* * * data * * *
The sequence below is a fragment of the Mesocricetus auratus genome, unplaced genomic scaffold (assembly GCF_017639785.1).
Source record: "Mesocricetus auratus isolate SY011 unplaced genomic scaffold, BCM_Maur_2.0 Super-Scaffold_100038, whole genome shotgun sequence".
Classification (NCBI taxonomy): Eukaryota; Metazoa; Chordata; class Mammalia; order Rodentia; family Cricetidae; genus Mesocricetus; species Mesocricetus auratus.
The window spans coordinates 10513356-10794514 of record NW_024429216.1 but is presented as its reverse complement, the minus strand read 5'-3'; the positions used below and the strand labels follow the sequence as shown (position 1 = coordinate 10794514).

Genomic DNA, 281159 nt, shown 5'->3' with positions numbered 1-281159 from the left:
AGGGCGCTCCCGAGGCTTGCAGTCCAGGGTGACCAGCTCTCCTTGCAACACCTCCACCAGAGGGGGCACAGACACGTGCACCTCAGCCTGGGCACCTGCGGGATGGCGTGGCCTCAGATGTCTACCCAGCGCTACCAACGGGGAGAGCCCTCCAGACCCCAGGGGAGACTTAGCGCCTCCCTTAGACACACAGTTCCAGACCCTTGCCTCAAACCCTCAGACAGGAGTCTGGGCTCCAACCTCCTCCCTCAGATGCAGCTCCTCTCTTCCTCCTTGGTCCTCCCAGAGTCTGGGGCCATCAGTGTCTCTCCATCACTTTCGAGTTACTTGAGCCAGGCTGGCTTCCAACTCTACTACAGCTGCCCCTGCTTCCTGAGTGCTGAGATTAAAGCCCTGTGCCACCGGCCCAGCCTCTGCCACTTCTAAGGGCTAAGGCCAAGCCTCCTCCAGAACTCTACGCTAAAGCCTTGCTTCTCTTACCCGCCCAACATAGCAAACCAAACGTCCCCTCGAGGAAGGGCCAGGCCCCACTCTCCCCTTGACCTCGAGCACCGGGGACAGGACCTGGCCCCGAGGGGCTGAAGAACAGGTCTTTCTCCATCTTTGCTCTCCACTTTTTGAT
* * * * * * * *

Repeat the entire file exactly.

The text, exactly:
The sequence below is a fragment of the Mesocricetus auratus genome, unplaced genomic scaffold (assembly GCF_017639785.1).
Source record: "Mesocricetus auratus isolate SY011 unplaced genomic scaffold, BCM_Maur_2.0 Super-Scaffold_100038, whole genome shotgun sequence".
Classification (NCBI taxonomy): Eukaryota; Metazoa; Chordata; class Mammalia; order Rodentia; family Cricetidae; genus Mesocricetus; species Mesocricetus auratus.
The window spans coordinates 10513356-10794514 of record NW_024429216.1 but is presented as its reverse complement, the minus strand read 5'-3'; the positions used below and the strand labels follow the sequence as shown (position 1 = coordinate 10794514).

Genomic DNA, 281159 nt, shown 5'->3' with positions numbered 1-281159 from the left:
AGGGCGCTCCCGAGGCTTGCAGTCCAGGGTGACCAGCTCTCCTTGCAACACCTCCACCAGAGGGGGCACAGACACGTGCACCTCAGCCTGGGCACCTGCGGGATGGCGTGGCCTCAGATGTCTACCCAGCGCTACCAACGGGGAGAGCCCTCCAGACCCCAGGGGAGACTTAGCGCCTCCCTTAGACACACAGTTCCAGACCCTTGCCTCAAACCCTCAGACAGGAGTCTGGGCTCCAACCTCCTCCCTCAGATGCAGCTCCTCTCTTCCTCCTTGGTCCTCCCAGAGTCTGGGGCCATCAGTGTCTCTCCATCACTTTCGAGTTACTTGAGCCAGGCTGGCTTCCAACTCTACTACAGCTGCCCCTGCTTCCTGAGTGCTGAGATTAAAGCCCTGTGCCACCGGCCCAGCCTCTGCCACTTCTAAGGGCTAAGGCCAAGCCTCCTCCAGAACTCTACGCTAAAGCCTTGCTTCTCTTACCCGCCCAACATAGCAAACCAAACGTCCCCTCGAGGAAGGGCCAGGCCCCACTCTCCCCTTGACCTCGAGCACCGGGGACAGGACCTGGCCCCGAGGGGCTGAAGAACAGGTCTTTCTCCATCTTTGCTCTCCACTTTTTGAT